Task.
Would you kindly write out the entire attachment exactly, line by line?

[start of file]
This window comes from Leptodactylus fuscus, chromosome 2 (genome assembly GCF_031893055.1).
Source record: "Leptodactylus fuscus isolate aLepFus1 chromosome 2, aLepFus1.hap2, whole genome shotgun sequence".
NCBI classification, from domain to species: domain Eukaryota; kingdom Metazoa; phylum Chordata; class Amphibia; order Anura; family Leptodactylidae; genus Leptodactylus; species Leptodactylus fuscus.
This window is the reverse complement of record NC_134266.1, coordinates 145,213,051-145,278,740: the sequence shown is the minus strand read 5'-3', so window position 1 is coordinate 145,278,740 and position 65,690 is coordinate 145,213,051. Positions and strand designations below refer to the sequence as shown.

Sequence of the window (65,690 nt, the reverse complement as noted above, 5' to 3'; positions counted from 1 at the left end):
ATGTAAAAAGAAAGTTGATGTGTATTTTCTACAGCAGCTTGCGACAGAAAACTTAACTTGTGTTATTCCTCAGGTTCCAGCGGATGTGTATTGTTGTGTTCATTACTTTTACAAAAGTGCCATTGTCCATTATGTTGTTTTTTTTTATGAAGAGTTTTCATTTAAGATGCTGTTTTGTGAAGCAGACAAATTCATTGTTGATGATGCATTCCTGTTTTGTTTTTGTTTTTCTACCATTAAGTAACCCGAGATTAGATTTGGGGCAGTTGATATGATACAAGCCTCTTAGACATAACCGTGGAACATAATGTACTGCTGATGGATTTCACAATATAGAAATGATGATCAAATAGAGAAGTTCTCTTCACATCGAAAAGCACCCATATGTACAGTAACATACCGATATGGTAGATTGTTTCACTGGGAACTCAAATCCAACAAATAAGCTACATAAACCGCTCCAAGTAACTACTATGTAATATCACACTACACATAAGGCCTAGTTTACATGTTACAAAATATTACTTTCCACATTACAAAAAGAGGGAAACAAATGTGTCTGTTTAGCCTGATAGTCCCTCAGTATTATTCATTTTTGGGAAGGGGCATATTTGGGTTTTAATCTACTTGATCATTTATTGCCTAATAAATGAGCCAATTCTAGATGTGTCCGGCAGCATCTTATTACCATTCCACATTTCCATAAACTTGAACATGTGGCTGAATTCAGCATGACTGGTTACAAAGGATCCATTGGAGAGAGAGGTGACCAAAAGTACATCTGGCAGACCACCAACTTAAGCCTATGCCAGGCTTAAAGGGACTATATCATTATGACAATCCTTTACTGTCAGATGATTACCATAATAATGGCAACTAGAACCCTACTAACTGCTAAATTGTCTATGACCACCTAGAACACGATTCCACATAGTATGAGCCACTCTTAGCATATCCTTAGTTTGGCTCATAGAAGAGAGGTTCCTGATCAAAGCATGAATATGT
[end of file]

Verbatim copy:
This window comes from Leptodactylus fuscus, chromosome 2 (genome assembly GCF_031893055.1).
Source record: "Leptodactylus fuscus isolate aLepFus1 chromosome 2, aLepFus1.hap2, whole genome shotgun sequence".
NCBI classification, from domain to species: domain Eukaryota; kingdom Metazoa; phylum Chordata; class Amphibia; order Anura; family Leptodactylidae; genus Leptodactylus; species Leptodactylus fuscus.
This window is the reverse complement of record NC_134266.1, coordinates 145,213,051-145,278,740: the sequence shown is the minus strand read 5'-3', so window position 1 is coordinate 145,278,740 and position 65,690 is coordinate 145,213,051. Positions and strand designations below refer to the sequence as shown.

Sequence of the window (65,690 nt, the reverse complement as noted above, 5' to 3'; positions counted from 1 at the left end):
ATGTAAAAAGAAAGTTGATGTGTATTTTCTACAGCAGCTTGCGACAGAAAACTTAACTTGTGTTATTCCTCAGGTTCCAGCGGATGTGTATTGTTGTGTTCATTACTTTTACAAAAGTGCCATTGTCCATTATGTTGTTTTTTTTTATGAAGAGTTTTCATTTAAGATGCTGTTTTGTGAAGCAGACAAATTCATTGTTGATGATGCATTCCTGTTTTGTTTTTGTTTTTCTACCATTAAGTAACCCGAGATTAGATTTGGGGCAGTTGATATGATACAAGCCTCTTAGACATAACCGTGGAACATAATGTACTGCTGATGGATTTCACAATATAGAAATGATGATCAAATAGAGAAGTTCTCTTCACATCGAAAAGCACCCATATGTACAGTAACATACCGATATGGTAGATTGTTTCACTGGGAACTCAAATCCAACAAATAAGCTACATAAACCGCTCCAAGTAACTACTATGTAATATCACACTACACATAAGGCCTAGTTTACATGTTACAAAATATTACTTTCCACATTACAAAAAGAGGGAAACAAATGTGTCTGTTTAGCCTGATAGTCCCTCAGTATTATTCATTTTTGGGAAGGGGCATATTTGGGTTTTAATCTACTTGATCATTTATTGCCTAATAAATGAGCCAATTCTAGATGTGTCCGGCAGCATCTTATTACCATTCCACATTTCCATAAACTTGAACATGTGGCTGAATTCAGCATGACTGGTTACAAAGGATCCATTGGAGAGAGAGGTGACCAAAAGTACATCTGGCAGACCACCAACTTAAGCCTATGCCAGGCTTAAAGGGACTATATCATTATGACAATCCTTTACTGTCAGATGATTACCATAATAATGGCAACTAGAACCCTACTAACTGCTAAATTGTCTATGACCACCTAGAACACGATTCCACATAGTATGAGCCACTCTTAGCATATCCTTAGTTTGGCTCATAGAAGAGAGGTTCCTGATCAAAGCATGAATATGT